As a general rule, it's best to avoid raising low branches more than a third of the total height of a tree. For instance, the lowest branches of a 30-foot tall tree should not be more than 10 feet above the ground. This is because older trees need as much photosynthesizing foliage as possible to stay healthy. Generally, a healthy, mature tree can only handle having about 10 to 15 percent of its foliage removed at once.
Older trees that don't have the energy reserves to recover can't overcome environmental stresses, such as drought or temporary humid conditions. If you have a particularly sick tree, any removal of foliage can cause it to die permanently. To safely remove a lower branch of a tree, you must make THREE cuts. First, make a ¼ cut at the bottom of the branch about 2-3 feet away from the trunk; this will prevent it from splitting and damaging the trunk.
Then, cut the entire branch a foot or less out of the notch cut; this will allow most of the branch's weight to fall safely. Make the final cut right at the neck of the branch (where it joins the tree). If these limbs are carefully removed, it won't adversely affect their lifespan and can usually be taken care of in an afternoon. Not only did he remove the branches from the bottom, but he also removed several branches in the middle of the trees. If you are pruning trees with heavy branches, you must be very careful not to damage the bark or interfere with the tree's natural healing response.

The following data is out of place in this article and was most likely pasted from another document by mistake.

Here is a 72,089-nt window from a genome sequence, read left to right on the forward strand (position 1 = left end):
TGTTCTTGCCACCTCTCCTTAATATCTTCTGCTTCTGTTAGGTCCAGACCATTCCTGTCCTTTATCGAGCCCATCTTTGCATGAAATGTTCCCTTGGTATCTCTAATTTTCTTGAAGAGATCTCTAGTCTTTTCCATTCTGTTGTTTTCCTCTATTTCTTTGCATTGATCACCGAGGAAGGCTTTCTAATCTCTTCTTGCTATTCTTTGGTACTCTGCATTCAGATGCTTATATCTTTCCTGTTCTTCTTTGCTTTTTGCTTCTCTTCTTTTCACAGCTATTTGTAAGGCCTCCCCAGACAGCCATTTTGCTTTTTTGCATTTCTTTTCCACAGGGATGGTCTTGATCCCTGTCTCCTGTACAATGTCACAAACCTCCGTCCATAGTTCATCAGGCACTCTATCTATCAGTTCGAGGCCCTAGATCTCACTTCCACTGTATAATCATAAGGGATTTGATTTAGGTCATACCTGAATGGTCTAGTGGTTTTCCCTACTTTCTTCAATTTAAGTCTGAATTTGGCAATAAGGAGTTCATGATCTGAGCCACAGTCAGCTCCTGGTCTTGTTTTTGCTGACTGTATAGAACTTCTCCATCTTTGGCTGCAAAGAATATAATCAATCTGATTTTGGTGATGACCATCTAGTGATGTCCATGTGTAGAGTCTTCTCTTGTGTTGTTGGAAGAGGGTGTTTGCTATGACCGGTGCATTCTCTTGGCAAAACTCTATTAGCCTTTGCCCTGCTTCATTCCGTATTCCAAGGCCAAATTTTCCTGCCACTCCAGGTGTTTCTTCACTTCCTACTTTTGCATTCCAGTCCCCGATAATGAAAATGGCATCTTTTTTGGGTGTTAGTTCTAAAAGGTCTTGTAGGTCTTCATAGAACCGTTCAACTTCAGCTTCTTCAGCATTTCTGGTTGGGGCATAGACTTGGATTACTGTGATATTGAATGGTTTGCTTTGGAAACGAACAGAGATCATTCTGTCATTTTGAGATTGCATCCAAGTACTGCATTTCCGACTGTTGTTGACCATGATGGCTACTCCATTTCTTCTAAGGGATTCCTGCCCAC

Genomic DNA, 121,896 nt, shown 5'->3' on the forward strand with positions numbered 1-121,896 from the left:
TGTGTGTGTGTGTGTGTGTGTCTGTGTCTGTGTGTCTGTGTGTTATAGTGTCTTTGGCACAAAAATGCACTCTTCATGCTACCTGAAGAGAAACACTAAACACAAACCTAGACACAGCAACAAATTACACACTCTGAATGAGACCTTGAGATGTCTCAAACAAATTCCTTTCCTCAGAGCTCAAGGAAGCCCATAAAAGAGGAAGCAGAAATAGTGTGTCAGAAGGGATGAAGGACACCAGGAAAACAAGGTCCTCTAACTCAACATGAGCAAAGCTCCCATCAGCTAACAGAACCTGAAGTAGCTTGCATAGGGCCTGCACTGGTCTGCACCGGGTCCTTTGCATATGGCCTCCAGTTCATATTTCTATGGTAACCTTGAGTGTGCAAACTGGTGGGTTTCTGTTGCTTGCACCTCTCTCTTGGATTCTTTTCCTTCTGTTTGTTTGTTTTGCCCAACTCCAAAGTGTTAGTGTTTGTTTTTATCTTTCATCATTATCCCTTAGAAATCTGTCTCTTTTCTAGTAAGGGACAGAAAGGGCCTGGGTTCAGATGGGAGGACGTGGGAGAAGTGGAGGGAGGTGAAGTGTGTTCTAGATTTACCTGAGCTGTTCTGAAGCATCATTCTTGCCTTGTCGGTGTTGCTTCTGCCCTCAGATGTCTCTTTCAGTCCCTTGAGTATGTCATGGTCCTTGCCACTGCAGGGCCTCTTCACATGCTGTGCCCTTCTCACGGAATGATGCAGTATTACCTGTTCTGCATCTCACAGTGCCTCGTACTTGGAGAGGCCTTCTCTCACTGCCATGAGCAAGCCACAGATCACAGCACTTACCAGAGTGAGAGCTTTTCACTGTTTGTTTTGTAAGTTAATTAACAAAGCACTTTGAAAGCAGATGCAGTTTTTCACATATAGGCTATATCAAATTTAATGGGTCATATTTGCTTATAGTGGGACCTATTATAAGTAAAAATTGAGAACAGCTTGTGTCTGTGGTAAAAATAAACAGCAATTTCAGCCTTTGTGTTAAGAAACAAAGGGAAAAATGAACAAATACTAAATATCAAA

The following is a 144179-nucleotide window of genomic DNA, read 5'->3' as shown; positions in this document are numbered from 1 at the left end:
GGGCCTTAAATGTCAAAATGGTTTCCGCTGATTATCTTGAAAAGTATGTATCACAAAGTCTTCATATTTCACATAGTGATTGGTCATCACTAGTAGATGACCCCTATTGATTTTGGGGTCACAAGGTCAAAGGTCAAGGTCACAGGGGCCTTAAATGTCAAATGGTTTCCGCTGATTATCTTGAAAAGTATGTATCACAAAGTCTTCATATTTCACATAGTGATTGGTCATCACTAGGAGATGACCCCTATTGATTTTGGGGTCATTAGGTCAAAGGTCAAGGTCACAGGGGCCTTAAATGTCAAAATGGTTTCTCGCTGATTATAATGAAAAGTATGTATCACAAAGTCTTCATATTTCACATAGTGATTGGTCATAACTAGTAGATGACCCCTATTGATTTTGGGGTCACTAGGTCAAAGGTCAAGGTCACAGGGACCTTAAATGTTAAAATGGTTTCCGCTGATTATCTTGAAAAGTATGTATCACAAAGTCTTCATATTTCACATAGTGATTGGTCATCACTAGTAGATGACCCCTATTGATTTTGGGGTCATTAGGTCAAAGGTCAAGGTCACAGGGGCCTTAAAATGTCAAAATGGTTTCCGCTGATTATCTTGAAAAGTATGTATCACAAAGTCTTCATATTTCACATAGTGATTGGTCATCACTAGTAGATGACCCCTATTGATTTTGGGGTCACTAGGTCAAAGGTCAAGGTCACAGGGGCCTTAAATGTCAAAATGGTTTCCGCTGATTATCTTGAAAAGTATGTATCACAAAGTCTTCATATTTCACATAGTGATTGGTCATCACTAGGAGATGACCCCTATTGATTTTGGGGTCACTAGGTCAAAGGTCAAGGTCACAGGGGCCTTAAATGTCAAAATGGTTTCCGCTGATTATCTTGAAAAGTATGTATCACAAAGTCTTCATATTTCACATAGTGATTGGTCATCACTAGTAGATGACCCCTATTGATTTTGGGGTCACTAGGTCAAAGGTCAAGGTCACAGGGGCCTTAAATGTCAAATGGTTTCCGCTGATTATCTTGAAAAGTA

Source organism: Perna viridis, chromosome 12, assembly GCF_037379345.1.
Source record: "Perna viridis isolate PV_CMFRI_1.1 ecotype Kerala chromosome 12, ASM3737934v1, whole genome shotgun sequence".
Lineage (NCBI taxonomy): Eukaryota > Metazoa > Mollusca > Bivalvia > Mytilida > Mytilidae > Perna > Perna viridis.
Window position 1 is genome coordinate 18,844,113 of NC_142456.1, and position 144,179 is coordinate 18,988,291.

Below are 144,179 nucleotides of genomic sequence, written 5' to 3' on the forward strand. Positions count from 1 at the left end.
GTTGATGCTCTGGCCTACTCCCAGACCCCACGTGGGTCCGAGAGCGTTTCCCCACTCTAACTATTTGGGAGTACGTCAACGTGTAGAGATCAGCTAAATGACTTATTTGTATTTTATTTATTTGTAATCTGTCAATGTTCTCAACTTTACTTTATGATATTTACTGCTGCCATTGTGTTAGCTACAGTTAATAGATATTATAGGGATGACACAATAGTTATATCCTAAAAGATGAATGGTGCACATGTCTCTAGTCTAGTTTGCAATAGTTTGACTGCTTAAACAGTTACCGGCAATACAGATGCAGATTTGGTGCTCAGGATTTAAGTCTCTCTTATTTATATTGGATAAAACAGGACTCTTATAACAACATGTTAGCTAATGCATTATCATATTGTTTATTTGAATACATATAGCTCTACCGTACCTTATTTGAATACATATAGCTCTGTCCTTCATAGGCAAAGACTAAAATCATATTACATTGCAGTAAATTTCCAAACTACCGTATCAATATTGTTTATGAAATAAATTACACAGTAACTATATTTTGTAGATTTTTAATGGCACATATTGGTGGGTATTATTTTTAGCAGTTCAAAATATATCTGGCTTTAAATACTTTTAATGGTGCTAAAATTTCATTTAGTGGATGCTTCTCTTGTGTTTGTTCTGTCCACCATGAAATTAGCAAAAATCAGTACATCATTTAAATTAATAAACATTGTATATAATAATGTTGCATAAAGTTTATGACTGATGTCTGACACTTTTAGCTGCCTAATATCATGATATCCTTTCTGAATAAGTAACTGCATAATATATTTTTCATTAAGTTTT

By making two cuts at the bottom and top of the branch, you allow the weight of the limb to cut through the canopy for you; this cut branch falls to the ground. And he removed all the branches of the fourth smallest tree in the group, basically leaving only the trunk. The only reason to cut a healthy limb is when it interferes with other things, such as traffic, power cables, buildings, or sometimes other limbs, in which case it must be completely removed using the techniques shown above. In those cases, it is often best to cut the lower branches so that the mass of the tree can grow above sight or signage. The tree will form a layer, like a crust; but unlike a human being or an animal, this crust does not disappear and protects the extracted branch for life. Large trees can be pruned at any time of year if there is a branch that poses an obvious danger of falling, but ideally pruning should take place sometime between late autumn and early spring.
It's a good rule of thumb to make it an annual practice to inspect trees in early spring, remove dead branches, and cut branches from houses, garages, and other structures to create several feet of free space. I want to cut that branch, but I don't want to weaken its overall strength because it holds up my swing. One lesson I learned is never to place your ladder under a branch you are cutting - even if it seems very safe for your tree - when making relief cuts. A tree that has too many of its lower branches removed may also have its immune system compromised, especially if those branches are cut incorrectly.